The Beaver receives 3.5/5


Edge of Darkness

Edge of Darkness has an impressive resume. It's directed by Martin Campbell, the man who helmed the excellent James Bond reboot Casino Royale, written by William Monahan, writer of the Oscar winning picture The Departed and stars Mel Gibson, an excellent actor in his first role in seven years, since 2003's The Singing Detective. It has all the parts needed to come together and create an amazing, visceral action picture. So where did things go wrong? Or more precisely, how in the world did these talents come together to create such a mediocre product?

The film follows Craven (Mel Gibson), a Boston detective who has just picked up his daughter (Bojana Novakovic) from the airport. Once she arrives, however, she starts to puke and her nose bleeds uncontrollably. In a panic, she tells her father she needs to go to the hospital, but before they do she insists on telling him something. Before she can get it out, a man in a ski mask appears at the front door and kills her with a shotgun blast to the chest. Craven, now a man with nothing to live for, goes on the hunt to find her killer and unravel the conspiracy that led to her demise.

So basically what I'm saying is that it's your typical revenge flick. Although this does differentiate itself a bit from the others, namely because his kid dies for a reason rather than just plain bad luck (like in 2007's Death Sentence), which gives the protagonist something to track other than the murderer, it's still a routine revenge movie where a vigilante father goes berserk on the baddies with a wide assortment of firearms.

Which is fine. I'm all for a good revenge movie, but Edge of Darkness fails to keep consistent with the whole novelty of the sub-genre. More often than not, nobody really cares about the fallen family member so much as the bullets that fly afterwards. This is no different. Craven's daughter is onscreen for such a small amount of time that it's impossible to truly care about her, even after she's filled with holes, but the movie nevertheless tries to wrangle some teardrops out of nothing. After she is killed, Craven takes her ashes to the beach and dumps them in the ocean, reflecting back on the film's opening 30 seconds that shows an old family video where she is playing in the water as a kid, which is hardly a set-up for an emotional payoff. My complaint isn't the fact that the film lacked emotion. Rather, it's that it tried too hard to force that emotion through when none was really needed.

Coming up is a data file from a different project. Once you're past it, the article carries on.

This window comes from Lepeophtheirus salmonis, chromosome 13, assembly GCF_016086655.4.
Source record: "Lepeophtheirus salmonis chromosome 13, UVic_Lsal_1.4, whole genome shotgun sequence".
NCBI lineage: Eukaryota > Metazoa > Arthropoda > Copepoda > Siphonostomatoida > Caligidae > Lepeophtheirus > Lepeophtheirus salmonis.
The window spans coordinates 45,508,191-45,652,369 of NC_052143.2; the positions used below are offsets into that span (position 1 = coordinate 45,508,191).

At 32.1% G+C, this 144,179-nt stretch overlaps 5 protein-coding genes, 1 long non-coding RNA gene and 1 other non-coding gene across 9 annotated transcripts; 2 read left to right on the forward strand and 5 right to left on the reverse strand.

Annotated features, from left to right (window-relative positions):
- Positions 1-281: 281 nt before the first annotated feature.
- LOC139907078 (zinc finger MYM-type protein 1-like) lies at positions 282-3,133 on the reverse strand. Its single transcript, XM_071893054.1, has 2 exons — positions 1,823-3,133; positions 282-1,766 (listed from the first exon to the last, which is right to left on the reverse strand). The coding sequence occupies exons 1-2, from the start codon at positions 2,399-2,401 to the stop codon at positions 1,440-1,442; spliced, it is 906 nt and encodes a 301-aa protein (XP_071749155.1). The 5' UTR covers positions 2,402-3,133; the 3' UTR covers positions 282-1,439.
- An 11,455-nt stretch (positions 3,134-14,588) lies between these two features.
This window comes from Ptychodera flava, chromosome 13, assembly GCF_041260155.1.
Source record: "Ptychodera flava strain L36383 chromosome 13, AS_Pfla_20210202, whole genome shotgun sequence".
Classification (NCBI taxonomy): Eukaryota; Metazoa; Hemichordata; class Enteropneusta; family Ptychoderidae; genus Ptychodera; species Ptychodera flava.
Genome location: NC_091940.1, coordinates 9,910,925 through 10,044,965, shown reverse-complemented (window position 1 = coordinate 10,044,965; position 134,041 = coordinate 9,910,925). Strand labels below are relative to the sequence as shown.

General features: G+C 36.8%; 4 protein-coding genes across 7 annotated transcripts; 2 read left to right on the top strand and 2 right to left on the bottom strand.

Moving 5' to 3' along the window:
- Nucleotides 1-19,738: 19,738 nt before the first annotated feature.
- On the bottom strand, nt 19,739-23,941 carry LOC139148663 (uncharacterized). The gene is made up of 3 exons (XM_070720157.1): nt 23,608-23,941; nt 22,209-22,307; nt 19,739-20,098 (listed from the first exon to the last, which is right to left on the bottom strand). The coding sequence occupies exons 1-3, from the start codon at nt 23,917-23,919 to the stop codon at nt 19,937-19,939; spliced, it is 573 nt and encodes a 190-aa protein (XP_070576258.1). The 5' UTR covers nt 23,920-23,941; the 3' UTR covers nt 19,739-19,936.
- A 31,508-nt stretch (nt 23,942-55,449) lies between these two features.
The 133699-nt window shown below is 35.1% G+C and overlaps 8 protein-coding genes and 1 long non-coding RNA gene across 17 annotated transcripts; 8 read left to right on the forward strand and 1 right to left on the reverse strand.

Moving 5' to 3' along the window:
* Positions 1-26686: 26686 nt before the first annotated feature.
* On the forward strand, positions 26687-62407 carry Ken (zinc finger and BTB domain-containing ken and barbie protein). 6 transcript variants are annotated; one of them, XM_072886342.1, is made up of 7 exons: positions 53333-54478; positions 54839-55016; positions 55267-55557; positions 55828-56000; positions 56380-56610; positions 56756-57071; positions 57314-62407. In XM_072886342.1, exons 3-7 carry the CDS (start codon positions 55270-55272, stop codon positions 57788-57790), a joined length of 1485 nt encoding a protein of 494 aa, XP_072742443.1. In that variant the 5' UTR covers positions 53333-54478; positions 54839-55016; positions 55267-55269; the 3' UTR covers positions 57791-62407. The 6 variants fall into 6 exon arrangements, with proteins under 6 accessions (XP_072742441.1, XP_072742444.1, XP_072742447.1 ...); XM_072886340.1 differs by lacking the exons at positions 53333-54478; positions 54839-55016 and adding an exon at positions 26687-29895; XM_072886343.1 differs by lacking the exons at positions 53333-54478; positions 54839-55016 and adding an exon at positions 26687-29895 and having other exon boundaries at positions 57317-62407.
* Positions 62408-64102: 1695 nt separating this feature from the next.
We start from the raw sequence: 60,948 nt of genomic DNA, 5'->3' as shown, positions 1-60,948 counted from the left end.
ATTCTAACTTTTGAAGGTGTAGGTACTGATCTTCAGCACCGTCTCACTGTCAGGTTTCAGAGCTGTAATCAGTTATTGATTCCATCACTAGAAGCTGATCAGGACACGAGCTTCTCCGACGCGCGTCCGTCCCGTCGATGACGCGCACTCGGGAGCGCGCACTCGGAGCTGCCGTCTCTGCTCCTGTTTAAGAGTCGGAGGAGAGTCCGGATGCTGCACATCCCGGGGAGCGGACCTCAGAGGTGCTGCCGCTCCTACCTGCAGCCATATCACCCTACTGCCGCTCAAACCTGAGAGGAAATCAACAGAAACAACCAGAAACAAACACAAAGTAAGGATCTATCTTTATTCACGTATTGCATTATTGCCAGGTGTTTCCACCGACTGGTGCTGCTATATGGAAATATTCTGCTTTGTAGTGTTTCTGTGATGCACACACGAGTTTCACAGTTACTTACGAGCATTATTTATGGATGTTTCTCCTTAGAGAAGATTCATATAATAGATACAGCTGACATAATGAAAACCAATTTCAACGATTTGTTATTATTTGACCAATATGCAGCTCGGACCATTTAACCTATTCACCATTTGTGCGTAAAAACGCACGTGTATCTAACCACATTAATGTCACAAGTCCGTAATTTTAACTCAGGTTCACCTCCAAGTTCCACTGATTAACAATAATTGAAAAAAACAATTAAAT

Now, there are only a couple of things I hated in Edge of Darkness and for every bad thing, there's a great one to balance it out. For instance, the acting is terrific. It's a return to form for Mel Gibson. His gritty determination as the hellbent father vowing justice for his fallen daughter is played pitch perfectly, even if he is forced to act out a few ridiculous scenes where he sees the ghost of her or hears her voice speaking to him. Couple him with another great actor, Ray Winstone, who plays a government operative sent to clean up their messes, and you have a sublime pair whose scenes play out like a fluid dance. Their dialogue together is wonderful and neither outshine the other. They simply do their part in telling the story. Their scenes together are easily the best part of this movie.

Unfortunately, the skillful panache of those scenes does little more than draw attention to how haphazard the rest of the production is. Some scenes don't fit into the flow of the story, working as an unnecessary way to break up the talking with some action, the material doesn't stay completely afloat during its two hour run time and the final shot of the movie is, I'm pretty sure, the dumbest possible way this thing could have ended.

That's not to say this is a bad movie. It's not. It's just a painfully mediocre one. I'm tempted to recommend Edge of Darkness anyway given the poor quality of movies this month, but it is in its failure to realize its own potential that prevents me from doing so.

Edge of Darkness receives 2.5/5